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I have two classes Foo and Bar that Bar extends Foo as below:

class Foo {
    protected 
        $options = array(), 
        $defaults = array(1, 2);

    public function __construct($options){
        array_push($this->options, $this->defaults);
    }
}

class Bar extends Foo {
    protected $defaults = array(3, 4);

    public function print(){
        print_r($this->$options);
    }
}

$bar = new Bar();
$bar->print();

i thought that result should be array(1,2,3,4) but is array(3,4).
how to solve that ?

edit
i don't want Bar class to have constructor because i'm just implementer of superclass and don't know what really will happen in child class.

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You are just pushing elements to $options in Foo's constructor but you are instanciating Bar. That wont call Foo's constructor. So what you get is right. –  Broncha Jun 12 '12 at 16:08
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5 Answers 5

up vote 2 down vote accepted

There are a couple of solutions, the simplest would be a second variable to be used as an extended defaults, then merge the arrays.

class Foo {
    protected
        $options = array(),
        $original_defaults = array(1, 2),
        $extended_defaults = array();

    public function __construct($options){
        array_merge($this->extended_defaults, $this->original_defaults);
        array_push($this->options, $this->original_defaults);
    }
}

class Bar extends Foo {
    protected $extended_defaults = array(3, 4);

    public function print(){
        print_r($this->$options);
    }
}

$bar = new Bar();
$bar->print();
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That could solve the problem, just i don't want Bar class to have constructor –  Omid Jun 12 '12 at 16:13
    
@OmidAmraei: Refactored. –  Second Rikudo Jun 12 '12 at 16:14
    
Good, but the problem is that this solution just work for two level inheritance. –  Omid Jun 12 '12 at 16:16
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Why would it combine your arrays?

You set $defaults to (1,2) and then to (3,4) - nowhere are you concatenating them.

Your constructor adds (1,2) onto $options. That's all it does.

Your print method outputs $defaults which at this point would be (3,4) because you initialise them as a protected var.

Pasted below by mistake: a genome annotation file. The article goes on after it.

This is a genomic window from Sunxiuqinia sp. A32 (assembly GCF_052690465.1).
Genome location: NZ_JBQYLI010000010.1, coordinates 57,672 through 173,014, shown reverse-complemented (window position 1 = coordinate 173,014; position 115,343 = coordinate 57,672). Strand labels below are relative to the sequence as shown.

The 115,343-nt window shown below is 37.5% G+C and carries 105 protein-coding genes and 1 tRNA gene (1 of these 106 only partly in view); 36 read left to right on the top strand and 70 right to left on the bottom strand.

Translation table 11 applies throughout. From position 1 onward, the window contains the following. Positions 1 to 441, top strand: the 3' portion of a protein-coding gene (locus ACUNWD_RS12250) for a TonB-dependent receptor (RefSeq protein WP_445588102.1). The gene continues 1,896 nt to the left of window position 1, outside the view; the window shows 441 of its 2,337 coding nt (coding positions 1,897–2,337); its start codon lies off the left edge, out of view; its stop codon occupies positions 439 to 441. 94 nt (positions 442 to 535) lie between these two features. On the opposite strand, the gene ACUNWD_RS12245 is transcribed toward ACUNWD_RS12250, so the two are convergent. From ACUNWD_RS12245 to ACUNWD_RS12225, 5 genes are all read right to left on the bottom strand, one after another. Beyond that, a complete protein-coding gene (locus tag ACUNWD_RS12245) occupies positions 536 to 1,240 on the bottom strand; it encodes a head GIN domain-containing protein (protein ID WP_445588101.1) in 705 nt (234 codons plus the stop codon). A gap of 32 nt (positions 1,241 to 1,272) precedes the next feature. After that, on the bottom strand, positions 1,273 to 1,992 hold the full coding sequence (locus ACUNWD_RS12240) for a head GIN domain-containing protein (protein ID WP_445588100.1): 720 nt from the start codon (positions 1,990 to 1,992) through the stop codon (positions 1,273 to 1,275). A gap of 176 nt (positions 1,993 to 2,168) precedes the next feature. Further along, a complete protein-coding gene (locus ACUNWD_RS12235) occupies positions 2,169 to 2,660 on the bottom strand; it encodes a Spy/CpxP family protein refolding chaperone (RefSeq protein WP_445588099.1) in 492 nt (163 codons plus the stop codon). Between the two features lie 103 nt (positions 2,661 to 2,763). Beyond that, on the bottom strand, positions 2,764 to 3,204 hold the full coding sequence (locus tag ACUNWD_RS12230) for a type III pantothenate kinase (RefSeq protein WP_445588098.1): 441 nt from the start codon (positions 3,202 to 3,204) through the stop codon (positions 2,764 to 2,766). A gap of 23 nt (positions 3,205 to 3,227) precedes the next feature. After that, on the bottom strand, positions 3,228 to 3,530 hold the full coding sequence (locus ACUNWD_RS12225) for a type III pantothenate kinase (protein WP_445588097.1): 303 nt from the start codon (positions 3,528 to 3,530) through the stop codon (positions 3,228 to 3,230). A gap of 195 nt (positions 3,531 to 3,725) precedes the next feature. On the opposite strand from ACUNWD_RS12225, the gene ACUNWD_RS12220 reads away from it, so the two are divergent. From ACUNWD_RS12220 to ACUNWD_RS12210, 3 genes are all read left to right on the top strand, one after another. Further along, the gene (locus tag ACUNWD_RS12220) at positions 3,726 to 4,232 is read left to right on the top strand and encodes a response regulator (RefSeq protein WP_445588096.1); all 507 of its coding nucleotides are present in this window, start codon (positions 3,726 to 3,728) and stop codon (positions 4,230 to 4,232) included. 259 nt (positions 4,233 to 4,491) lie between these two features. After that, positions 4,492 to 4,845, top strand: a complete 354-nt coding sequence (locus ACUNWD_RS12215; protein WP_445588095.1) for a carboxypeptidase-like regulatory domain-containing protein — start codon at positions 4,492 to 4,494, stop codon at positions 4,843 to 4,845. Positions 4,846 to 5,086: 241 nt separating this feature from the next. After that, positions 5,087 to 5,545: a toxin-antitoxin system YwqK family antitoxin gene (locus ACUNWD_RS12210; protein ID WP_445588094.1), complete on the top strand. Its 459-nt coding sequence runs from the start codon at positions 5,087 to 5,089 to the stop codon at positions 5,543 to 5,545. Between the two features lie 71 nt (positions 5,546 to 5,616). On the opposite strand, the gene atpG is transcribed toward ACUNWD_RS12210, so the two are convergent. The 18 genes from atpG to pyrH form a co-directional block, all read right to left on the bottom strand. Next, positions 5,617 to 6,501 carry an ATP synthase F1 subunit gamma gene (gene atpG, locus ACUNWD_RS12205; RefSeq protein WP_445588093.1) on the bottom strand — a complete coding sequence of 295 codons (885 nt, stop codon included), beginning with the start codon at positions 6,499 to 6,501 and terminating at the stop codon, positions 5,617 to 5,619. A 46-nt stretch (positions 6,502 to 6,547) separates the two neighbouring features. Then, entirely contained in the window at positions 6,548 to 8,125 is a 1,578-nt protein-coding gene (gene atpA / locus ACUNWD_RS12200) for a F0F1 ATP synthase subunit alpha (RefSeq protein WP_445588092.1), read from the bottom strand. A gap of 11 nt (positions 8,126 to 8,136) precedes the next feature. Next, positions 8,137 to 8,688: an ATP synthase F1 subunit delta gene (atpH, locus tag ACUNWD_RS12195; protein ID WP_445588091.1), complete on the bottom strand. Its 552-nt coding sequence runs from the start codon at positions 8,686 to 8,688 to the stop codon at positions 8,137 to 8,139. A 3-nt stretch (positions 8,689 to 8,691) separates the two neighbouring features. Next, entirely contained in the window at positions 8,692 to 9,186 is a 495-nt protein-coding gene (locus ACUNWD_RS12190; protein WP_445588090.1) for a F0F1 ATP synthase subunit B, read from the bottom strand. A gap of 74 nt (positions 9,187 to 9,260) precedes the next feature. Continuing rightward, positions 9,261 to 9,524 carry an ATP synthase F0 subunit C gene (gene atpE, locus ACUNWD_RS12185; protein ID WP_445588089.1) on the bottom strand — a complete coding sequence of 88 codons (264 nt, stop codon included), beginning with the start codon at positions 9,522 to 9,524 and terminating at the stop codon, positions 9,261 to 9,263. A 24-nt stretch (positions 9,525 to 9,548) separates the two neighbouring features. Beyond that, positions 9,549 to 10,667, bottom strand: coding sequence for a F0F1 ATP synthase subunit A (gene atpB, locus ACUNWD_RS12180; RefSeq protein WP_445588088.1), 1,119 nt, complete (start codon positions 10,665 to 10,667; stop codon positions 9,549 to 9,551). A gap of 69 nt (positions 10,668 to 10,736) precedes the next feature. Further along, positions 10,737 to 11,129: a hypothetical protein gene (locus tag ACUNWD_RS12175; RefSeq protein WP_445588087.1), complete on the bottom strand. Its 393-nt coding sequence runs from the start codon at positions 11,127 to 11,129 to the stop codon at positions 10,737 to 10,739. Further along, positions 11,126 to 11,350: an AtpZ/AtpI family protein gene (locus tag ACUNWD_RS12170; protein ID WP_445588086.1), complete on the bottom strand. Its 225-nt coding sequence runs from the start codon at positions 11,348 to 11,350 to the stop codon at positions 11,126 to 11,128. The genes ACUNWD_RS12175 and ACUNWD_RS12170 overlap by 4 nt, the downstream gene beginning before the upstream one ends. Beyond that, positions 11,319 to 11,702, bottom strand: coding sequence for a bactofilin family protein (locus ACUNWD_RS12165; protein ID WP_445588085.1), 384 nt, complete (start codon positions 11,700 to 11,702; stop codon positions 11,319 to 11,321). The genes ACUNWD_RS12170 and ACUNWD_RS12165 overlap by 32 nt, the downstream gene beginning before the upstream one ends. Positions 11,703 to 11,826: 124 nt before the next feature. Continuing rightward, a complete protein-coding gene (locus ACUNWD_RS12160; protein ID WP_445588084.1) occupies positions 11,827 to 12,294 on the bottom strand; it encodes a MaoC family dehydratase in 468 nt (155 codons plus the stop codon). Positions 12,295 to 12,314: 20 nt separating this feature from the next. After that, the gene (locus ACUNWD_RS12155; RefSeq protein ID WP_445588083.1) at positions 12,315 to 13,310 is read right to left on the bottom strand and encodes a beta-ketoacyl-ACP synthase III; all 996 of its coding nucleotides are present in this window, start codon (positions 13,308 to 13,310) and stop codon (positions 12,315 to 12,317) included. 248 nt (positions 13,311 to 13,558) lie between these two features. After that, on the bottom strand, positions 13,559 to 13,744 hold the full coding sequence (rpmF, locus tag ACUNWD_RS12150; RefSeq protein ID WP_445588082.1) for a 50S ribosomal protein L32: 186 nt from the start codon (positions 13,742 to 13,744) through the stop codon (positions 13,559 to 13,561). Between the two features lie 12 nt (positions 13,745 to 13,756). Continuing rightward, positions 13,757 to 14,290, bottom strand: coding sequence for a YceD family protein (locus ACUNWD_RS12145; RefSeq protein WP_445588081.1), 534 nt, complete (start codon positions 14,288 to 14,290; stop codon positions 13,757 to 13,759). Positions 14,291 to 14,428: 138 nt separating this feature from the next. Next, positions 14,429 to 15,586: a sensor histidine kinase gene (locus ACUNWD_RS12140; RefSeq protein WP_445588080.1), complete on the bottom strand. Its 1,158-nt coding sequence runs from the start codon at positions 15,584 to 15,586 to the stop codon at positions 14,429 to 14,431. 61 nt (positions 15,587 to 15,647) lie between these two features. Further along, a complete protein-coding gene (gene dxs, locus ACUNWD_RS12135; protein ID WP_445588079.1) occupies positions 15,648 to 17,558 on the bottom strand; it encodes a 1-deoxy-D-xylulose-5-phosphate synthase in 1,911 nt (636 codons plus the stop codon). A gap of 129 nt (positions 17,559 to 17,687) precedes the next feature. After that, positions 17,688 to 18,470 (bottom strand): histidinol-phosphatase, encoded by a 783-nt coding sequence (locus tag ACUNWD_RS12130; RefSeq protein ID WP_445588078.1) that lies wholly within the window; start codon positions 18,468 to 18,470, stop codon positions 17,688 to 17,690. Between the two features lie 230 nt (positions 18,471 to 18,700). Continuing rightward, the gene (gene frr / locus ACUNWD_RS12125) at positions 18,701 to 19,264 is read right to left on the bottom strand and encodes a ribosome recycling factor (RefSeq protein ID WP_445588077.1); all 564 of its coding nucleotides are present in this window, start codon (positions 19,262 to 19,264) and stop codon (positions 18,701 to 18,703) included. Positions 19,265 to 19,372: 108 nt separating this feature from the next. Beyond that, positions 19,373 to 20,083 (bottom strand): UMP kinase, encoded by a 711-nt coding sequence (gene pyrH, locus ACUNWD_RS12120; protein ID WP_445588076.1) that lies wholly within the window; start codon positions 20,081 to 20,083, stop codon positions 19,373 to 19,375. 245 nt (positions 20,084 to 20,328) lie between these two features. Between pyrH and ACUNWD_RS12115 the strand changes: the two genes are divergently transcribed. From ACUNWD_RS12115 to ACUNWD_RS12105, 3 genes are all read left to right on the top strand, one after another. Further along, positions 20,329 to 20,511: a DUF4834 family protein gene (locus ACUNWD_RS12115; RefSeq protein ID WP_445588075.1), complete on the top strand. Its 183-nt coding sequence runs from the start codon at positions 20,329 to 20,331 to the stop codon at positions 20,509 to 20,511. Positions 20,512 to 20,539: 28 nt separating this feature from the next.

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I know what happens here, just want the parent class to append it's values to it's child class $options. do you have any suggestion ? –  Omid Jun 12 '12 at 16:11
    
Add a constructor to Bar containing the same code as Foo's __constructor - Foo's constructor will add (1,2) to $options - then Bar's constructor would add (3,4) (possibly. I can't vouch for that - I can't exactly remember where in object construction the initialisation of member variables happens - personally I would initialise $defaults in each constructor just so you have more clarity of when things occur.) Just out of interest, why do you need this behaviour - it seems a complicated way of just adding elements to an array? –  deanWombourne Jun 12 '12 at 16:15
    
as i mentioned in update, i don't want Bar class to have constructor –  Omid Jun 12 '12 at 16:18
    
Why don't you want a constructor for an object - that seems like a very odd restriction! –  deanWombourne Jun 12 '12 at 16:19
    
absolutely is not odd, in a modular program there is no warranty that plugin writer implements constructor or not. –  Omid Jun 12 '12 at 16:22
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If you don't want those values to be overridden then use private instead of protected. This will prevent subclasses from overriding those values.

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I just want each child class could have it's default values. if i make $defaults private, then i can't initial int in child class –  Omid Jun 12 '12 at 16:05
    
if i make it private Foo class only has access to its $defaults property –  Omid Jun 12 '12 at 16:09
    
Oh I see, I've removed my answer, because Truth has already posted one and in such a case I'd do something similar. –  walkhard Jun 12 '12 at 16:10
    
@Omid Amraei: "I just want each child class could have it's default values" Its a good idea, but, you forgot to added to the question ;-) –  umlcat Jun 12 '12 at 17:26
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First- You cannot have a method named print. print is a language construct and cannot be overridden.